#digitalactivism: networks, new media and political action

Jacob Wallis

    Research output: ThesisDoctoral Thesis

    935 Downloads (Pure)


    This study explores the use of digital networks and new media by environmental groups in campaigning for the protection of native forests on the Australian island state of Tasmania. Network analysis and content analysis of web sites are used to explore how digital networks and new media are being used to extend the public sphere of political engagement. Web crawling is used to delineate a network of fifty interconnected web sites which represent organisations involved in campaigning around the protection of native forest in Tasmania. Content analysis is used to investigate how new media are being used to extend public engagement and facilitate participation in the campaign.This research identifies how networked new media are being appropriated by civil society organisations (such as those that make up the environmental movement) to extend their campaigning strategies. The study highlights how environmental groups use the structures of digital communications networks to mobilise and channel a campaign of political action into the sphere of public policy and legislation. The study identifies emergent forms of digital activism that exploit the emotive possibilities of new media to communicate campaign aims and to shape the public perception of issues. The findings demonstrate how personal networks of campaign supporters are exploited as channels for soliciting wider public engagement and participation. Results suggest that digital activism is an increasingly integral component of strategies of political action. The data also suggest that a new paradigm of citizenship is emerging, which is issues-based and revolves around digitally-mediated interaction with competing political narratives in a networked public sphere. The study concludes by noting that the networked public sphere and citizenship paradigm present challenges for representative democracy and its political institutions. These challenges to existing modes of democratic practice are forcing innovation in how governments, civil society and the public interact in the development of public policy.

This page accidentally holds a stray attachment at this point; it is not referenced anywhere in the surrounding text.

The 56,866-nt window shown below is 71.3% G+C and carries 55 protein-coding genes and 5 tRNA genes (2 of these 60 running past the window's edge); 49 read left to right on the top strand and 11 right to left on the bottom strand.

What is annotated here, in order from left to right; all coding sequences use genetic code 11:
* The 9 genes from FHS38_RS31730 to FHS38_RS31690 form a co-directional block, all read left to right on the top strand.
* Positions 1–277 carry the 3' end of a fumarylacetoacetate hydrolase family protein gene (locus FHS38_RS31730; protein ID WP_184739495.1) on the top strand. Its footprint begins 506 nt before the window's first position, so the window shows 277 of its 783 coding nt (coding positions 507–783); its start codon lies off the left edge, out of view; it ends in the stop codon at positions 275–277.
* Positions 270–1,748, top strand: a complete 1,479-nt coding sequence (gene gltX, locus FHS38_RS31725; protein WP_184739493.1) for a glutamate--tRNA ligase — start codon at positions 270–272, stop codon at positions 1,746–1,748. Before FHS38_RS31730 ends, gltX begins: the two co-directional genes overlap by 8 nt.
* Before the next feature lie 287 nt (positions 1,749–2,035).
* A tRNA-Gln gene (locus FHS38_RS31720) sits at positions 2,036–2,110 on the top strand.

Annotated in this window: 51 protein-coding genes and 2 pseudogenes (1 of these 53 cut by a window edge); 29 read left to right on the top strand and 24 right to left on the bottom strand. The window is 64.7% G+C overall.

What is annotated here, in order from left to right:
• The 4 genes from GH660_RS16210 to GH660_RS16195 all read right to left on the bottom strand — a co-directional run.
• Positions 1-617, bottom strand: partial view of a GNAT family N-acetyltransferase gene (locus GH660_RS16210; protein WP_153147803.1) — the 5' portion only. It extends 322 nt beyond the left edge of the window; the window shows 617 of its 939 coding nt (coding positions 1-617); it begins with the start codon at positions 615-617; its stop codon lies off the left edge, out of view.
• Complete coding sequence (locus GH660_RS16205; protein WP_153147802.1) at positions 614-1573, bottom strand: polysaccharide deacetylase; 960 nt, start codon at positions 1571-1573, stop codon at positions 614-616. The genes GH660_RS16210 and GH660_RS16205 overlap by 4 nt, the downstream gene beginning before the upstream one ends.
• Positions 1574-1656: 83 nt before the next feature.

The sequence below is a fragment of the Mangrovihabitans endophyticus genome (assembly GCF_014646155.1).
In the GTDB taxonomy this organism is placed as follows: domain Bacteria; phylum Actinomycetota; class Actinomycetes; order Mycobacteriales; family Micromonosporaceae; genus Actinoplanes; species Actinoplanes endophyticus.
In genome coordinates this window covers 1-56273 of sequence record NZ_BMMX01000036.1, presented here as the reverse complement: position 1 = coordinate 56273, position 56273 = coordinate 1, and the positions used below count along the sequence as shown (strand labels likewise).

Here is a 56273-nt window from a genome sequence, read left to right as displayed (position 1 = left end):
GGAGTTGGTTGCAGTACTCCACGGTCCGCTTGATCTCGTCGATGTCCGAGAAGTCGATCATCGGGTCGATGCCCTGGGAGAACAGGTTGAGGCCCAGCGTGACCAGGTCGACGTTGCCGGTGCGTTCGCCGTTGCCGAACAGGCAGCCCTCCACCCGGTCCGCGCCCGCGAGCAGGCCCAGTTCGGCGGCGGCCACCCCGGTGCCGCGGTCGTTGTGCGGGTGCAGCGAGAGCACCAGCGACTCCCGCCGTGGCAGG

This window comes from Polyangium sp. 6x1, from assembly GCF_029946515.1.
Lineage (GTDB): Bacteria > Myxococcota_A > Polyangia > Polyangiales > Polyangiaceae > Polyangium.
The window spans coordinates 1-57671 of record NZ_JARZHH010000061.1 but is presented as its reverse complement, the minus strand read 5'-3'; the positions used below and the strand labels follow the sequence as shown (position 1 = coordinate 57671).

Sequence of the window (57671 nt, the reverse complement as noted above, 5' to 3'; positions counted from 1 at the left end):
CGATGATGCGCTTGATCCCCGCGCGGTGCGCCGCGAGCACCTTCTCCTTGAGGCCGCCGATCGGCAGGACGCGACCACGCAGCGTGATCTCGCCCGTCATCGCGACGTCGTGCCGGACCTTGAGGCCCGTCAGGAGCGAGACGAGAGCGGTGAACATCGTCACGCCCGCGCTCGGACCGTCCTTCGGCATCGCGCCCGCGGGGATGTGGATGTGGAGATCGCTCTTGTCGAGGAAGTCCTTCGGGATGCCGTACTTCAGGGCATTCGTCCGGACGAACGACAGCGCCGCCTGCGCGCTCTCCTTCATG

Original languageEnglish
    QualificationDoctor of Philosophy
    Awarding Institution
    • Charles Sturt University
    • Given, Lisa, Principal Supervisor
    • Kennan, Mary Anne, Co-Supervisor
    Award date01 Feb 2014
    Place of PublicationAustralia
    Publication statusPublished - 2014


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